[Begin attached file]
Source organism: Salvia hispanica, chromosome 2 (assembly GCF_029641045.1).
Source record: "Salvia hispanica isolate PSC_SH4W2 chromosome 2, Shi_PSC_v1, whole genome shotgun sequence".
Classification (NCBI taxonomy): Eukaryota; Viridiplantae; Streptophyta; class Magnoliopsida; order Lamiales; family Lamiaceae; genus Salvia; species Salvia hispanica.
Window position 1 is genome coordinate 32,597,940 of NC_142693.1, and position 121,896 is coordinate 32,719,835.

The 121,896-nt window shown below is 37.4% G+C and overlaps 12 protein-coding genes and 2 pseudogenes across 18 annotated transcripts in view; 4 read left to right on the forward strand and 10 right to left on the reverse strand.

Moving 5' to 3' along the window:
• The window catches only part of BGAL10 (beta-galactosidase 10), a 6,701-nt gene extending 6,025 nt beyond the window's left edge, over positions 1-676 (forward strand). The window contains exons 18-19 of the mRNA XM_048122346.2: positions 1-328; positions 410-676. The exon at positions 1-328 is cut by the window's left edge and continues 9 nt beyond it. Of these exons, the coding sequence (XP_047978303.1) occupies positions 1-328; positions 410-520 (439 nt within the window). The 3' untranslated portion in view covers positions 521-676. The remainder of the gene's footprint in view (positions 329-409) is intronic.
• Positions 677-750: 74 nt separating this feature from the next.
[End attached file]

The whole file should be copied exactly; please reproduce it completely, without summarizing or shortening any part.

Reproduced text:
Source organism: Salvia hispanica, chromosome 2 (assembly GCF_029641045.1).
Source record: "Salvia hispanica isolate PSC_SH4W2 chromosome 2, Shi_PSC_v1, whole genome shotgun sequence".
Classification (NCBI taxonomy): Eukaryota; Viridiplantae; Streptophyta; class Magnoliopsida; order Lamiales; family Lamiaceae; genus Salvia; species Salvia hispanica.
Window position 1 is genome coordinate 32,597,940 of NC_142693.1, and position 121,896 is coordinate 32,719,835.

The 121,896-nt window shown below is 37.4% G+C and overlaps 12 protein-coding genes and 2 pseudogenes across 18 annotated transcripts in view; 4 read left to right on the forward strand and 10 right to left on the reverse strand.

Moving 5' to 3' along the window:
• The window catches only part of BGAL10 (beta-galactosidase 10), a 6,701-nt gene extending 6,025 nt beyond the window's left edge, over positions 1-676 (forward strand). The window contains exons 18-19 of the mRNA XM_048122346.2: positions 1-328; positions 410-676. The exon at positions 1-328 is cut by the window's left edge and continues 9 nt beyond it. Of these exons, the coding sequence (XP_047978303.1) occupies positions 1-328; positions 410-520 (439 nt within the window). The 3' untranslated portion in view covers positions 521-676. The remainder of the gene's footprint in view (positions 329-409) is intronic.
• Positions 677-750: 74 nt separating this feature from the next.